Additionally, get ready to break many, many saw blades. Even after almost fifteen years of experience, I broke three blades on the hinge I made for this demo.

Before starting to saw into the metal, wax your blade. One or two passes will do it. This is to lubricate the blade and extend its useful life. You don't necessarily need to wax but it makes sawing easier and cuts down on the number of blades you'll break (and you will break them!).

Place the metal piece on a firm, flat surface. If you went ahead and bought a bench pin, great! If not, don't worry. Almost any table will do. Just make sure to keep the metal piece flat and mostly on the surface of the table, except where you are sawing. The best method for sawing metal is to keep the saw blade at 90 degree angle to the metal piece. Don't give in to the temptation to saw at a 45 degree angle. Metal is not like wood. Don't push on the blade any more than is necessary to keep it moving; let the blade do the work.

Carefully saw around the hinge drawing until both pieces are cut from the metal. When coming to a corner, continue to move the blade up and down and turn the metal, rather than doing the opposite. This helps keep the blade from binding up in the metal and breaking.

Once the two pieces of the hinge are cut out, take your file or files and file down the edges. Also, if you want a really smooth edge, do a little light sanding. At this point, if you wanted to decorate the hinges, this is when you'd do it. Acid etching, stamping, more pierce work... all are valid embellishments. I'm not going to go into them here, however, simply because they move more towards the metalsmithing side of things and involve more equipment.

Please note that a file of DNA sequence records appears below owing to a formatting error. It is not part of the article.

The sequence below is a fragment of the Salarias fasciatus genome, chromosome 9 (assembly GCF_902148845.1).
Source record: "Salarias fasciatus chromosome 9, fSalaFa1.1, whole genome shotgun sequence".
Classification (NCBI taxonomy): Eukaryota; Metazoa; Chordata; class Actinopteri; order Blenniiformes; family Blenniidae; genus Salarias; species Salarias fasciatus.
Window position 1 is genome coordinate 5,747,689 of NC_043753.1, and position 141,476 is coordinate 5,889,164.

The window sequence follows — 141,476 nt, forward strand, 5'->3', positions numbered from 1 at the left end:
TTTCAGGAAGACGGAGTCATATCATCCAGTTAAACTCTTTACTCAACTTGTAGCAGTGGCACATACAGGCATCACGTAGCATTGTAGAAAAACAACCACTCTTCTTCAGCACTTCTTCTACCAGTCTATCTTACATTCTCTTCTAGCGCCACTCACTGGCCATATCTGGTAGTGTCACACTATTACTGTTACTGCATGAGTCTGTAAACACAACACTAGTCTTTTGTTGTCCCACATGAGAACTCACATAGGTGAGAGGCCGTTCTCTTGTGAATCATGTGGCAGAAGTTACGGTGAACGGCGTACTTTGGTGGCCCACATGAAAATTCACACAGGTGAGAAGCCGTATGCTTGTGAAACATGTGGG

Once the filing is done, you can start to curve the flanges. I usually hammer the flanges up to a forty-five degree angle prior to curving them under with pliers. After hammering, get your needle nose pliers out and work the flanges until they are curves around. If they are a bit difficult, take a rawhide mallet and tap them gently into place. Don't squish them down; you'll need them to be open enough to insert the hinge pin into. This is where you will discover whether or not you made your flanges long enough. If you did not, or if your metal is too thick, the flanges will not curve nicely. I personally like to work with 22 gauge metal. It's thick enough to do good duty but thin enough to move with my hands.

When the flanges are curved in, use your pliers to straighten them up so that they fit together nicely. Use the rawhide mallet to tap them if they need it. If everything goes well, you can now insert the hinge pin, curl the ends around, and get ready to add your hinge to your accessory.

Once you've got your hinge working, it's time to drill some holes in it in preparation to sew it onto your accessory. Using a dremel tool or even a regular power drill, take a small drill bit and drill out several holes, evenly spaced along the piece. You'll need a needle nosed file to file the holes so that they do not cut the thread. I would also suggest using upholstery thread.

Hinge open with hinge pin. Hinge closed with hinge pin.

That's it! Again, I know there are bits and pieces that I have glossed over. If you are at all serious about getting into this type of craft, please pick up Tim McCreight's book, The Complete Metalsmith.

Happy Cost... er... Accessorizing!